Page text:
The function of the barre is thus revealed not as a quaint and outmoded training tool, but as an aid to maintaining this new and unfamiliar posture, allowing the development of appropriate muscular strength; also as an orientation for the increasingly complex geometry of arcs, lines and spirals constructed by the dancing body.  In teaching I am constantly struck afresh by the internal logic by which these exercises focusing on different technical skills can build from slow to fast, from small to large, from simple to complex; an educational scaffolding which the dancer is gradually able to abandon, moving independently into space having found (or at least come closer to) the still centre from which their dance can be released.  But I am also aware of the daunting amount of movement information contained in the barre work, and wonder again if this can alienate many learners.  Very easy to fall prey to that perfectionism endemic among ballet dancers, to spend too much time navel gazing, obsessing over technical minutiae, and to forget the ultimate aim of dancing.  The dancers work with care and concentration, and I am aware of skills of analytical intelligence developed in more experimental dance disciplines being fruitfully employed in tackling traditional vocabulary.  Discussions around each exercise include touching on how the music can aid our understanding and on the value of paring down the intention of the danced phrase to the simplest instruction or concept.

All too little time to begin to assemble and use our knowledge in short studies in the centre, tiny dances, a port de bras and a waltz phrase covering space, changing directions and spiralling upwards in a final turn with a feeling of suspension, and of course paying homage to that other balletic ideal of classical symmetry by repeating each sequence on the other side.

During our final discussion after the first workshop tears welled up for one person.  As a teacher I am unnerved by ballet’s capacity in practice to reach into people and stir strong emotions or bare painful memories; although as a practitioner this should hardly surprise me.  Something about grappling with such an absolute form can make us emotionally vulnerable even when the class environment strives to be encouraging and non judgemental.  Time will tell whether these sessions may help to renew positive interest in what the form may have to offer the contemporary dancer; but already one dancer’s fascinating idea for creative incorporation of balletic content into an expressive project seems to be blossoming…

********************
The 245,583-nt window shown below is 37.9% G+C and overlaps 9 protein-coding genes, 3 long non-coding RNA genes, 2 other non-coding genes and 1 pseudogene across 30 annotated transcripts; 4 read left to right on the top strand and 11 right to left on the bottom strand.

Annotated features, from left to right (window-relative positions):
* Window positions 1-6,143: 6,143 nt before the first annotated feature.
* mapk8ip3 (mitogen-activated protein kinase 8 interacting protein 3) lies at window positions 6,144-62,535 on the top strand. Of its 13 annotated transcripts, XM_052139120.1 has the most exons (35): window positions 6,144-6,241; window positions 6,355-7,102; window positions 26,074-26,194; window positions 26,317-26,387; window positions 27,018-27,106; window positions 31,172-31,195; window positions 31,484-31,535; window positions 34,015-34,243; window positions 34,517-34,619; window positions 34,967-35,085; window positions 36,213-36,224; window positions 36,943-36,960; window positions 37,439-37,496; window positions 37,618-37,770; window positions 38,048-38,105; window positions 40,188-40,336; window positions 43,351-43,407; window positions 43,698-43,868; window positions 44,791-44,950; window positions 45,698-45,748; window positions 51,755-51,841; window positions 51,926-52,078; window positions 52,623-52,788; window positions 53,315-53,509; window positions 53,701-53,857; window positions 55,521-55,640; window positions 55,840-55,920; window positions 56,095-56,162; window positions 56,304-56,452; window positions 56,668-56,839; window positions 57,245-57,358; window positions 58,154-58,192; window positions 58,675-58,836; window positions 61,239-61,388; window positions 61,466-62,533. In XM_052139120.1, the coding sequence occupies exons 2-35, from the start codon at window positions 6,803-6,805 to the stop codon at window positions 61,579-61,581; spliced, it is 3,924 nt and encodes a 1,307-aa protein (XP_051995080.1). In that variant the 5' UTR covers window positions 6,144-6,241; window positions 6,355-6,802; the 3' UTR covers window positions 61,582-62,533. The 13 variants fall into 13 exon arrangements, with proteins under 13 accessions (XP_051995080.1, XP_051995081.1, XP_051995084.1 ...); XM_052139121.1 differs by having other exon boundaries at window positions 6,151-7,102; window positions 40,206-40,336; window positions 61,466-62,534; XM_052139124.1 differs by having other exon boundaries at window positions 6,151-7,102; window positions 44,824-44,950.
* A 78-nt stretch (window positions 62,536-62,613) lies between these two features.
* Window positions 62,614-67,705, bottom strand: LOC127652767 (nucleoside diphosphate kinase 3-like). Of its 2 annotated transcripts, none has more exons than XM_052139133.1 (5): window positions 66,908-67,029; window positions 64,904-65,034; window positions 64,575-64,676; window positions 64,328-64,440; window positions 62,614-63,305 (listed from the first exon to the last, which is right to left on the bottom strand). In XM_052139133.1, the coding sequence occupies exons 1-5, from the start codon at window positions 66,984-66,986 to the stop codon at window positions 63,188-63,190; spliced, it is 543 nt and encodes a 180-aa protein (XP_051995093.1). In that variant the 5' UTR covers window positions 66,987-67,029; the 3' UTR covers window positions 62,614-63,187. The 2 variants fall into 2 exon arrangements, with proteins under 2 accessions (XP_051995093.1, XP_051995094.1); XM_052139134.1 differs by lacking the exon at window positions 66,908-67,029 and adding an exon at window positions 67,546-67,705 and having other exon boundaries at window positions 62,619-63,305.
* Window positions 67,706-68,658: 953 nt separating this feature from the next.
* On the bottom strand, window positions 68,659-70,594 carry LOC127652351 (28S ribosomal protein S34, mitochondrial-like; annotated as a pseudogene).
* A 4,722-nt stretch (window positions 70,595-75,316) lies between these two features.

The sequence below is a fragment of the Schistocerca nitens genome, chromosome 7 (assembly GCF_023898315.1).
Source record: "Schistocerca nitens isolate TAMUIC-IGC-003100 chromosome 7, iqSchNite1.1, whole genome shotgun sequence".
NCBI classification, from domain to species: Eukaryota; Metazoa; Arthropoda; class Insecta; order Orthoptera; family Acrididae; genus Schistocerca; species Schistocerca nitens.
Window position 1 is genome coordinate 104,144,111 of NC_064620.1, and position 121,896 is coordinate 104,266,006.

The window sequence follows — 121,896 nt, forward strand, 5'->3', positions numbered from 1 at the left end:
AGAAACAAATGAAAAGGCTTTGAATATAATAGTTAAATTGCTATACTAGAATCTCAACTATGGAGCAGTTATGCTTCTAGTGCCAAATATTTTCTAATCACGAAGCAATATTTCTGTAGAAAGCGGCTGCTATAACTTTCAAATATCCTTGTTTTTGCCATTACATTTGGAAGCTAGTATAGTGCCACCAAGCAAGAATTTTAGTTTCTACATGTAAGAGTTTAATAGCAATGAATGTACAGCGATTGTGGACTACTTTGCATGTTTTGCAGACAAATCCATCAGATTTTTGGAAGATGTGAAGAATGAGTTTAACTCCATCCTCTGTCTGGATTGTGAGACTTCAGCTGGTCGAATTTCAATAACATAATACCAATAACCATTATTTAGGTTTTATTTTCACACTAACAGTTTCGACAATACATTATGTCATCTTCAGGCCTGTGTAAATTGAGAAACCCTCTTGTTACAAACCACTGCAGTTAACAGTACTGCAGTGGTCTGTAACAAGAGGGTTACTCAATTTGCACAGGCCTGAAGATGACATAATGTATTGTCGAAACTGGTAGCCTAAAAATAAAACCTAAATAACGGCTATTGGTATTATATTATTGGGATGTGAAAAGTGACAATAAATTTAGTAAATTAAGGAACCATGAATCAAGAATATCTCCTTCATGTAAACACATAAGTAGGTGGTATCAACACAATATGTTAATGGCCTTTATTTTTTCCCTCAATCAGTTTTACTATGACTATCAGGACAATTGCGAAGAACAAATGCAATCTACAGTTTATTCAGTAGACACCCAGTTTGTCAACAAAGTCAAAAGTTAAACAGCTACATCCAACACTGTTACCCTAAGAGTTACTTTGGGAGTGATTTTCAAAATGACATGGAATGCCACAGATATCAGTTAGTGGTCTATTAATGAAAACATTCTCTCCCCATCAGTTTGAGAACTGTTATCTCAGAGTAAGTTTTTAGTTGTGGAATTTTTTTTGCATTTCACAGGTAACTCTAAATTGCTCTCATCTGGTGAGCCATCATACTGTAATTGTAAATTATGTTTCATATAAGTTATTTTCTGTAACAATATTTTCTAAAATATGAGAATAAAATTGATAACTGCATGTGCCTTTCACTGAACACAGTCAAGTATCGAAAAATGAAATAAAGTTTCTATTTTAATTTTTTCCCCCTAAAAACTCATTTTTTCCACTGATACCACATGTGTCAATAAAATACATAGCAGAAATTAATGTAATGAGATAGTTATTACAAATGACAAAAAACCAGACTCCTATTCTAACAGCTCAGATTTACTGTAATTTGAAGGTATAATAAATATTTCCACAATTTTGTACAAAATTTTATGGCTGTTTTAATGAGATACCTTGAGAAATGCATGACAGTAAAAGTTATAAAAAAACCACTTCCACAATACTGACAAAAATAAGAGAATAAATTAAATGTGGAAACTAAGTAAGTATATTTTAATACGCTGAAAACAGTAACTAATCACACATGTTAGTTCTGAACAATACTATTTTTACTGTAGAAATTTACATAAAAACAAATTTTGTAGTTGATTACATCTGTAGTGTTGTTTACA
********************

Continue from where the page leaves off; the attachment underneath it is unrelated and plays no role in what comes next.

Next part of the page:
Susie

13th November 2012

3 comments
  1. Maggie said:

    I wish I had been able to join you. I remember how intersting it was to attend the early sessions that you taught for Freefall in Oxford, when I saw contemporary-trained dancers, perhaps with relatively little experience of ballet, working in a ballet class and realised that there was a lot that I could learn from them. It was particularly interesting to me because I had attended very good contemporary classes in the past (admittedly about 20 years before), but had not had the opportunity, or perhaps the intelligence, to see how understanding the differences between ballet and contemporary dance could enhance the performance of either.

  2. Diarmaid O'Meara said:

    Just getting around to reading this now Susie. So beautifully articulated. Having just spent two day doing ballet creative with students in Laban, I am very sympathetic to how connecting with the principles can be staggering. It’s a pity so much teaching overlooks these foundations in favour of something with which it has only tenuous links.